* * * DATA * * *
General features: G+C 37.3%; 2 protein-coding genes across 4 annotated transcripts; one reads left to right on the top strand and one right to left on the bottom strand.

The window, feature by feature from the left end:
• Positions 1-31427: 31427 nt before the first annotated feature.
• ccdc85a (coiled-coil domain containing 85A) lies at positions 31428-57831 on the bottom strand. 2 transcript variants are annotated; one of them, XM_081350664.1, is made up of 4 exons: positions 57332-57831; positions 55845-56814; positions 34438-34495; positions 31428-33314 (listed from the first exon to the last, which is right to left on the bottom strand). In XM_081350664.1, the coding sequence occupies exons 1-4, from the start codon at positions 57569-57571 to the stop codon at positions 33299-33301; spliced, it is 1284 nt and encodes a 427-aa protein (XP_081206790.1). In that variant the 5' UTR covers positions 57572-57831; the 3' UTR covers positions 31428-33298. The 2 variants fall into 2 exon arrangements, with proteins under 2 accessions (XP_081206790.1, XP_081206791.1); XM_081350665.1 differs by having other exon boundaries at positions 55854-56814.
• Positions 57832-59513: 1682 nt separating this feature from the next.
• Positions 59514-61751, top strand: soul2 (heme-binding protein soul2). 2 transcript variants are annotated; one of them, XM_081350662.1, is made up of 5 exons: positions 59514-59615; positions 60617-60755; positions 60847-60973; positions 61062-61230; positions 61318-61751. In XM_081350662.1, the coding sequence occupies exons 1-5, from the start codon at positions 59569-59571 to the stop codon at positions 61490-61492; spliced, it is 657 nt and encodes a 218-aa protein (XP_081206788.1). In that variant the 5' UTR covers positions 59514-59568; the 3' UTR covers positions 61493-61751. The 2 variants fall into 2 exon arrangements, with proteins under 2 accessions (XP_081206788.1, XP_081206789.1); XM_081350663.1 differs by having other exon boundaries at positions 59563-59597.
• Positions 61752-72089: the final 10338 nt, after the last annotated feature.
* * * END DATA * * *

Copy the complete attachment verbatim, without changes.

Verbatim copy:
General features: G+C 37.3%; 2 protein-coding genes across 4 annotated transcripts; one reads left to right on the top strand and one right to left on the bottom strand.

The window, feature by feature from the left end:
• Positions 1-31427: 31427 nt before the first annotated feature.
• ccdc85a (coiled-coil domain containing 85A) lies at positions 31428-57831 on the bottom strand. 2 transcript variants are annotated; one of them, XM_081350664.1, is made up of 4 exons: positions 57332-57831; positions 55845-56814; positions 34438-34495; positions 31428-33314 (listed from the first exon to the last, which is right to left on the bottom strand). In XM_081350664.1, the coding sequence occupies exons 1-4, from the start codon at positions 57569-57571 to the stop codon at positions 33299-33301; spliced, it is 1284 nt and encodes a 427-aa protein (XP_081206790.1). In that variant the 5' UTR covers positions 57572-57831; the 3' UTR covers positions 31428-33298. The 2 variants fall into 2 exon arrangements, with proteins under 2 accessions (XP_081206790.1, XP_081206791.1); XM_081350665.1 differs by having other exon boundaries at positions 55854-56814.
• Positions 57832-59513: 1682 nt separating this feature from the next.
• Positions 59514-61751, top strand: soul2 (heme-binding protein soul2). 2 transcript variants are annotated; one of them, XM_081350662.1, is made up of 5 exons: positions 59514-59615; positions 60617-60755; positions 60847-60973; positions 61062-61230; positions 61318-61751. In XM_081350662.1, the coding sequence occupies exons 1-5, from the start codon at positions 59569-59571 to the stop codon at positions 61490-61492; spliced, it is 657 nt and encodes a 218-aa protein (XP_081206788.1). In that variant the 5' UTR covers positions 59514-59568; the 3' UTR covers positions 61493-61751. The 2 variants fall into 2 exon arrangements, with proteins under 2 accessions (XP_081206788.1, XP_081206789.1); XM_081350663.1 differs by having other exon boundaries at positions 59563-59597.
• Positions 61752-72089: the final 10338 nt, after the last annotated feature.